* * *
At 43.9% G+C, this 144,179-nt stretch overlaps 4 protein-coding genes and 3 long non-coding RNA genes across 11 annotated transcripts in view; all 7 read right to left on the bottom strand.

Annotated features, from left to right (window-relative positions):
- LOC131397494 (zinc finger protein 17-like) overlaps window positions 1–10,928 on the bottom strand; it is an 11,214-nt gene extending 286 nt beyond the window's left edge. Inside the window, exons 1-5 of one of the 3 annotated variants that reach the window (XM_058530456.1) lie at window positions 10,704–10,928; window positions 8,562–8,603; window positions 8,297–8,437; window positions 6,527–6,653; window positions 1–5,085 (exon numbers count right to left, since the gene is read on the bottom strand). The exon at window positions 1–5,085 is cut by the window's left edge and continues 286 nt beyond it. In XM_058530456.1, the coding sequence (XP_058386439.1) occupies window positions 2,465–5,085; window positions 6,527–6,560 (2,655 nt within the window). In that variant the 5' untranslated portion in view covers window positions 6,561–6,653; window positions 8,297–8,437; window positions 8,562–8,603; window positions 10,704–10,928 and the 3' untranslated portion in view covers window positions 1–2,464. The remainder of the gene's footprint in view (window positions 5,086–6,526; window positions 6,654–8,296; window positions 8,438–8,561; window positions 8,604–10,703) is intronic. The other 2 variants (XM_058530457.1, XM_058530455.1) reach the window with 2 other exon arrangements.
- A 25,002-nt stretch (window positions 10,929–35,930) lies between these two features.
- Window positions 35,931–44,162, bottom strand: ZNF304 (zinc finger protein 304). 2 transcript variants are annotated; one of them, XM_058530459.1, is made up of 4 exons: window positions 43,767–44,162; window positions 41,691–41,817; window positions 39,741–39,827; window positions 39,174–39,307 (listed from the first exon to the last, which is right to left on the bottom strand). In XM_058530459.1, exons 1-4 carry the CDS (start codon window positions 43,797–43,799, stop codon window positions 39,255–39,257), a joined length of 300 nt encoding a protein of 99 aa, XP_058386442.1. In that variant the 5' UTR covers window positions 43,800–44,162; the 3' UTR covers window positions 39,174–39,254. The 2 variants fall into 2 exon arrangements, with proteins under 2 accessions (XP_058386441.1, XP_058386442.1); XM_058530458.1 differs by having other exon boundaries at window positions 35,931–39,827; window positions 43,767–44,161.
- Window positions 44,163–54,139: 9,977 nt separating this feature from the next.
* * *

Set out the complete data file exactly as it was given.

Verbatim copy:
At 43.9% G+C, this 144,179-nt stretch overlaps 4 protein-coding genes and 3 long non-coding RNA genes across 11 annotated transcripts in view; all 7 read right to left on the bottom strand.

Annotated features, from left to right (window-relative positions):
- LOC131397494 (zinc finger protein 17-like) overlaps window positions 1–10,928 on the bottom strand; it is an 11,214-nt gene extending 286 nt beyond the window's left edge. Inside the window, exons 1-5 of one of the 3 annotated variants that reach the window (XM_058530456.1) lie at window positions 10,704–10,928; window positions 8,562–8,603; window positions 8,297–8,437; window positions 6,527–6,653; window positions 1–5,085 (exon numbers count right to left, since the gene is read on the bottom strand). The exon at window positions 1–5,085 is cut by the window's left edge and continues 286 nt beyond it. In XM_058530456.1, the coding sequence (XP_058386439.1) occupies window positions 2,465–5,085; window positions 6,527–6,560 (2,655 nt within the window). In that variant the 5' untranslated portion in view covers window positions 6,561–6,653; window positions 8,297–8,437; window positions 8,562–8,603; window positions 10,704–10,928 and the 3' untranslated portion in view covers window positions 1–2,464. The remainder of the gene's footprint in view (window positions 5,086–6,526; window positions 6,654–8,296; window positions 8,438–8,561; window positions 8,604–10,703) is intronic. The other 2 variants (XM_058530457.1, XM_058530455.1) reach the window with 2 other exon arrangements.
- A 25,002-nt stretch (window positions 10,929–35,930) lies between these two features.
- Window positions 35,931–44,162, bottom strand: ZNF304 (zinc finger protein 304). 2 transcript variants are annotated; one of them, XM_058530459.1, is made up of 4 exons: window positions 43,767–44,162; window positions 41,691–41,817; window positions 39,741–39,827; window positions 39,174–39,307 (listed from the first exon to the last, which is right to left on the bottom strand). In XM_058530459.1, exons 1-4 carry the CDS (start codon window positions 43,797–43,799, stop codon window positions 39,255–39,257), a joined length of 300 nt encoding a protein of 99 aa, XP_058386442.1. In that variant the 5' UTR covers window positions 43,800–44,162; the 3' UTR covers window positions 39,174–39,254. The 2 variants fall into 2 exon arrangements, with proteins under 2 accessions (XP_058386441.1, XP_058386442.1); XM_058530458.1 differs by having other exon boundaries at window positions 35,931–39,827; window positions 43,767–44,161.
- Window positions 44,163–54,139: 9,977 nt separating this feature from the next.